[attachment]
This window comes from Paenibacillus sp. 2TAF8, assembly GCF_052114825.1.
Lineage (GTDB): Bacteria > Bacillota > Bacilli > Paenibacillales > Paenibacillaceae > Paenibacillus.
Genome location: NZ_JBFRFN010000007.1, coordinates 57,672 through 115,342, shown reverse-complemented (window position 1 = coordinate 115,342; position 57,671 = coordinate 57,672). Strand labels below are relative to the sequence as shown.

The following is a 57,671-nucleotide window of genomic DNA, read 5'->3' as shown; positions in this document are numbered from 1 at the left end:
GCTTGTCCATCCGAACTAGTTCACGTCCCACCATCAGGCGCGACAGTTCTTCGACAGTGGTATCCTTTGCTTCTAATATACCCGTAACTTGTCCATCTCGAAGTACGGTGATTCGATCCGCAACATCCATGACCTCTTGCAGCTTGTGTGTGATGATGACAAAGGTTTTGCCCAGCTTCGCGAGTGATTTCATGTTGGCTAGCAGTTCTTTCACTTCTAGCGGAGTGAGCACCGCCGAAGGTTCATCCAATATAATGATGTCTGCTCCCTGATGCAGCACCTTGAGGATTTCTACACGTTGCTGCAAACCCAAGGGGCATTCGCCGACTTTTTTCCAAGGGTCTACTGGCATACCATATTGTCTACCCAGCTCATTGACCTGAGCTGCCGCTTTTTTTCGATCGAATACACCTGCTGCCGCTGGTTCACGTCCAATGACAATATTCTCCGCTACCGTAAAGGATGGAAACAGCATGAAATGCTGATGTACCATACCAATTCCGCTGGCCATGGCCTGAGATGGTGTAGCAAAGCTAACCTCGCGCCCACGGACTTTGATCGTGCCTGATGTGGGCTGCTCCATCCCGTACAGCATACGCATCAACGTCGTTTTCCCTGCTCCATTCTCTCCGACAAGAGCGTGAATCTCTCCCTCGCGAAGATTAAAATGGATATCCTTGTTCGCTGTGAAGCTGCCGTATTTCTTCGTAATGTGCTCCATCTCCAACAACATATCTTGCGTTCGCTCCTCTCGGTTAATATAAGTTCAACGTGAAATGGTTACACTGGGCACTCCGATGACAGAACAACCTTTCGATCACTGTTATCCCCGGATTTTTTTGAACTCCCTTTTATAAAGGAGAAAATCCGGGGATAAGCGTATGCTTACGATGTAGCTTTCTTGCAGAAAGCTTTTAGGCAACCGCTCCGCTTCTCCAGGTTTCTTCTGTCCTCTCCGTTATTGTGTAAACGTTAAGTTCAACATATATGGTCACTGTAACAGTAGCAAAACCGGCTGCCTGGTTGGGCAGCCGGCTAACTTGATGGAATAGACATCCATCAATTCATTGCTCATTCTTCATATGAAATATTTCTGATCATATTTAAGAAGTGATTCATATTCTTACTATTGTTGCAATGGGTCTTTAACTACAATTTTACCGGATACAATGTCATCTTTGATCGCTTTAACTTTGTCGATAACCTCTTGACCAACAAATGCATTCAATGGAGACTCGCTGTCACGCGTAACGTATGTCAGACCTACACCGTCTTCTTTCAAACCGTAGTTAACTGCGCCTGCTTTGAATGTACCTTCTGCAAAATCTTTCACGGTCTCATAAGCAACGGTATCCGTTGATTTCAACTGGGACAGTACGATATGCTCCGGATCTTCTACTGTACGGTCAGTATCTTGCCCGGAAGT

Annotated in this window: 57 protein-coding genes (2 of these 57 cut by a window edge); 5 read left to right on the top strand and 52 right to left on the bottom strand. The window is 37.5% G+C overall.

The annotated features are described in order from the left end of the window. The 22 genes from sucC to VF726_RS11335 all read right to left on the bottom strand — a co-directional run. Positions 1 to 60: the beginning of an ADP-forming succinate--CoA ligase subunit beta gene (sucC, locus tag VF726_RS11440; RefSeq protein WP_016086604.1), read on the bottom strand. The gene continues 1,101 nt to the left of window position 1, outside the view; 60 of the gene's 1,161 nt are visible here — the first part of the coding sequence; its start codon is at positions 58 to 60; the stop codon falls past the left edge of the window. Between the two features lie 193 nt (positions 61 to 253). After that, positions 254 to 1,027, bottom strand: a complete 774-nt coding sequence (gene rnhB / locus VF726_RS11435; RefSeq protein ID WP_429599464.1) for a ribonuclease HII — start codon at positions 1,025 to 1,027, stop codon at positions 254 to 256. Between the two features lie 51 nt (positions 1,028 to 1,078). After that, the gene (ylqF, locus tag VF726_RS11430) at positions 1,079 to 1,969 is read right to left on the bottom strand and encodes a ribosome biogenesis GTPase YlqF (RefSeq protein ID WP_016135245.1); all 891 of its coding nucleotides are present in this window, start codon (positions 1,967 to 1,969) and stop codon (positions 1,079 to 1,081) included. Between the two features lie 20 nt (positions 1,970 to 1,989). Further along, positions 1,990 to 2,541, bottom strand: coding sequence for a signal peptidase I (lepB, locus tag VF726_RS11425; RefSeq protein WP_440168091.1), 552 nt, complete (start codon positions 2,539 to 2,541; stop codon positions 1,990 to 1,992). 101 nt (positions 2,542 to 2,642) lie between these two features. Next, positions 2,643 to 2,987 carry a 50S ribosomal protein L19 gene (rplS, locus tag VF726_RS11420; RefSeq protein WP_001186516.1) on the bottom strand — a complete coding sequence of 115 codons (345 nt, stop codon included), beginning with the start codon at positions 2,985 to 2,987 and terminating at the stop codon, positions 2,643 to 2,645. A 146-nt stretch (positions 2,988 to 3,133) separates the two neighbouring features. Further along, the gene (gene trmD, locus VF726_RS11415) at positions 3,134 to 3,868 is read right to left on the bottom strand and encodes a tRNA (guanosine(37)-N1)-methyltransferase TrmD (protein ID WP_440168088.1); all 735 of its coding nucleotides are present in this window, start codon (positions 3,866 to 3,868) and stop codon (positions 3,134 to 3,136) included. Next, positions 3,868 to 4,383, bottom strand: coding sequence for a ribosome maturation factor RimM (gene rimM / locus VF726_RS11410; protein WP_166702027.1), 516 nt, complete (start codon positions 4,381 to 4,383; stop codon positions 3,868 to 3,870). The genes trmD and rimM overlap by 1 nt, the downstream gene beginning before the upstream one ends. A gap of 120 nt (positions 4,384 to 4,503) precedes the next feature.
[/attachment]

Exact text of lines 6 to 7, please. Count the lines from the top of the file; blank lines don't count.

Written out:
Annotated in this window: 57 protein-coding genes (2 of these 57 cut by a window edge); 5 read left to right on the top strand and 52 right to left on the bottom strand. The window is 37.5% G+C overall.

The annotated features are described in order from the left end of the window. The 22 genes from sucC to VF726_RS11335 all read right to left on the bottom strand — a co-directional run. Positions 1 to 60: the beginning of an ADP-forming succinate--CoA ligase subunit beta gene (sucC, locus tag VF726_RS11440; RefSeq protein WP_016086604.1), read on the bottom strand. The gene continues 1,101 nt to the left of window position 1, outside the view; 60 of the gene's 1,161 nt are visible here — the first part of the coding sequence; its start codon is at positions 58 to 60; the stop codon falls past the left edge of the window. Between the two features lie 193 nt (positions 61 to 253). After that, positions 254 to 1,027, bottom strand: a complete 774-nt coding sequence (gene rnhB / locus VF726_RS11435; RefSeq protein ID WP_429599464.1) for a ribonuclease HII — start codon at positions 1,025 to 1,027, stop codon at positions 254 to 256. Between the two features lie 51 nt (positions 1,028 to 1,078). After that, the gene (ylqF, locus tag VF726_RS11430) at positions 1,079 to 1,969 is read right to left on the bottom strand and encodes a ribosome biogenesis GTPase YlqF (RefSeq protein ID WP_016135245.1); all 891 of its coding nucleotides are present in this window, start codon (positions 1,967 to 1,969) and stop codon (positions 1,079 to 1,081) included. Between the two features lie 20 nt (positions 1,970 to 1,989). Further along, positions 1,990 to 2,541, bottom strand: coding sequence for a signal peptidase I (lepB, locus tag VF726_RS11425; RefSeq protein WP_440168091.1), 552 nt, complete (start codon positions 2,539 to 2,541; stop codon positions 1,990 to 1,992). 101 nt (positions 2,542 to 2,642) lie between these two features. Next, positions 2,643 to 2,987 carry a 50S ribosomal protein L19 gene (rplS, locus tag VF726_RS11420; RefSeq protein WP_001186516.1) on the bottom strand — a complete coding sequence of 115 codons (345 nt, stop codon included), beginning with the start codon at positions 2,985 to 2,987 and terminating at the stop codon, positions 2,643 to 2,645. A 146-nt stretch (positions 2,988 to 3,133) separates the two neighbouring features. Further along, the gene (gene trmD, locus VF726_RS11415) at positions 3,134 to 3,868 is read right to left on the bottom strand and encodes a tRNA (guanosine(37)-N1)-methyltransferase TrmD (protein ID WP_440168088.1); all 735 of its coding nucleotides are present in this window, start codon (positions 3,866 to 3,868) and stop codon (positions 3,134 to 3,136) included. Next, positions 3,868 to 4,383, bottom strand: coding sequence for a ribosome maturation factor RimM (gene rimM / locus VF726_RS11410; protein WP_166702027.1), 516 nt, complete (start codon positions 4,381 to 4,383; stop codon positions 3,868 to 3,870). The genes trmD and rimM overlap by 1 nt, the downstream gene beginning before the upstream one ends. A gap of 120 nt (positions 4,384 to 4,503) precedes the next feature.